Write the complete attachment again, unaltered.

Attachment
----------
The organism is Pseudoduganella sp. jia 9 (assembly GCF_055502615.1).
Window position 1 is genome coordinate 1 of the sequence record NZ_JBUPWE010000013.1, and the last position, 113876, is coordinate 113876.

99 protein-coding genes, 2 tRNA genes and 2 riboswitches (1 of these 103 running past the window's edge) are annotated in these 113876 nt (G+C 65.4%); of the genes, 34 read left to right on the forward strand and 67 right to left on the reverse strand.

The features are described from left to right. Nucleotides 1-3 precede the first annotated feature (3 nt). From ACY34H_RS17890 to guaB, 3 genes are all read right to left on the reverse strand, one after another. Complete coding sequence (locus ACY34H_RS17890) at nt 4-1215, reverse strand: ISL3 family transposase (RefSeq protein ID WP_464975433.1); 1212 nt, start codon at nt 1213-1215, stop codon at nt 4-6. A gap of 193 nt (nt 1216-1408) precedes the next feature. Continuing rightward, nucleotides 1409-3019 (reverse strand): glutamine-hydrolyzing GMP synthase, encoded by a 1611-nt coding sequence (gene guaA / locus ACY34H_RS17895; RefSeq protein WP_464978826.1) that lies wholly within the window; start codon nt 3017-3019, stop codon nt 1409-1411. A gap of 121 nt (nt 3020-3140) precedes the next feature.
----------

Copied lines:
The organism is Pseudoduganella sp. jia 9 (assembly GCF_055502615.1).
Window position 1 is genome coordinate 1 of the sequence record NZ_JBUPWE010000013.1, and the last position, 113876, is coordinate 113876.

99 protein-coding genes, 2 tRNA genes and 2 riboswitches (1 of these 103 running past the window's edge) are annotated in these 113876 nt (G+C 65.4%); of the genes, 34 read left to right on the forward strand and 67 right to left on the reverse strand.

The features are described from left to right. Nucleotides 1-3 precede the first annotated feature (3 nt). From ACY34H_RS17890 to guaB, 3 genes are all read right to left on the reverse strand, one after another. Complete coding sequence (locus ACY34H_RS17890) at nt 4-1215, reverse strand: ISL3 family transposase (RefSeq protein ID WP_464975433.1); 1212 nt, start codon at nt 1213-1215, stop codon at nt 4-6. A gap of 193 nt (nt 1216-1408) precedes the next feature. Continuing rightward, nucleotides 1409-3019 (reverse strand): glutamine-hydrolyzing GMP synthase, encoded by a 1611-nt coding sequence (gene guaA / locus ACY34H_RS17895; RefSeq protein WP_464978826.1) that lies wholly within the window; start codon nt 3017-3019, stop codon nt 1409-1411. A gap of 121 nt (nt 3020-3140) precedes the next feature.